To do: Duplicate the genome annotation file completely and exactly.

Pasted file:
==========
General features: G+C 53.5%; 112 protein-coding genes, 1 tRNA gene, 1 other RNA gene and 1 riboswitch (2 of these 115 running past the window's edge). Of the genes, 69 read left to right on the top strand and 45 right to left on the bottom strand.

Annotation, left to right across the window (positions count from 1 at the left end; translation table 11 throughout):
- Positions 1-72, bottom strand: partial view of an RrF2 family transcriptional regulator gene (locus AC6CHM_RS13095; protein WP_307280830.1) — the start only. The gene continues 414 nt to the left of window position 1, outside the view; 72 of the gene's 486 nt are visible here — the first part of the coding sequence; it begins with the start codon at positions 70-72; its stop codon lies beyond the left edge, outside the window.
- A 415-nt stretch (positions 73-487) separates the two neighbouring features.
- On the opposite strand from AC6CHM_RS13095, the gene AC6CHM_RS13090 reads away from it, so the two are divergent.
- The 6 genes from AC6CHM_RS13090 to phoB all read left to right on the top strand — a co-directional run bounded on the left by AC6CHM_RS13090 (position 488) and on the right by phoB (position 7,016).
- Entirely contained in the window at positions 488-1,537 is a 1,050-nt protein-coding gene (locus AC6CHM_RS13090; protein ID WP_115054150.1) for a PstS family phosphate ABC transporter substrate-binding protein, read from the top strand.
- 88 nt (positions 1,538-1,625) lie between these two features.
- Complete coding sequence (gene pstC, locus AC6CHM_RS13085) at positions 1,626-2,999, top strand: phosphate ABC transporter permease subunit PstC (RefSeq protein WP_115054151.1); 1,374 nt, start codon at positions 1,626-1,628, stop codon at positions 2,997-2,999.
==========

General features: G+C 53.5%; 112 protein-coding genes, 1 tRNA gene, 1 other RNA gene and 1 riboswitch (2 of these 115 running past the window's edge). Of the genes, 69 read left to right on the top strand and 45 right to left on the bottom strand.

Annotation, left to right across the window (positions count from 1 at the left end; translation table 11 throughout):
- Positions 1-72, bottom strand: partial view of an RrF2 family transcriptional regulator gene (locus AC6CHM_RS13095; protein WP_307280830.1) — the start only. The gene continues 414 nt to the left of window position 1, outside the view; 72 of the gene's 486 nt are visible here — the first part of the coding sequence; it begins with the start codon at positions 70-72; its stop codon lies beyond the left edge, outside the window.
- A 415-nt stretch (positions 73-487) separates the two neighbouring features.
- On the opposite strand from AC6CHM_RS13095, the gene AC6CHM_RS13090 reads away from it, so the two are divergent.
- The 6 genes from AC6CHM_RS13090 to phoB all read left to right on the top strand — a co-directional run bounded on the left by AC6CHM_RS13090 (position 488) and on the right by phoB (position 7,016).
- Entirely contained in the window at positions 488-1,537 is a 1,050-nt protein-coding gene (locus AC6CHM_RS13090; protein ID WP_115054150.1) for a PstS family phosphate ABC transporter substrate-binding protein, read from the top strand.
- 88 nt (positions 1,538-1,625) lie between these two features.
- Complete coding sequence (gene pstC, locus AC6CHM_RS13085) at positions 1,626-2,999, top strand: phosphate ABC transporter permease subunit PstC (RefSeq protein WP_115054151.1); 1,374 nt, start codon at positions 1,626-1,628, stop codon at positions 2,997-2,999.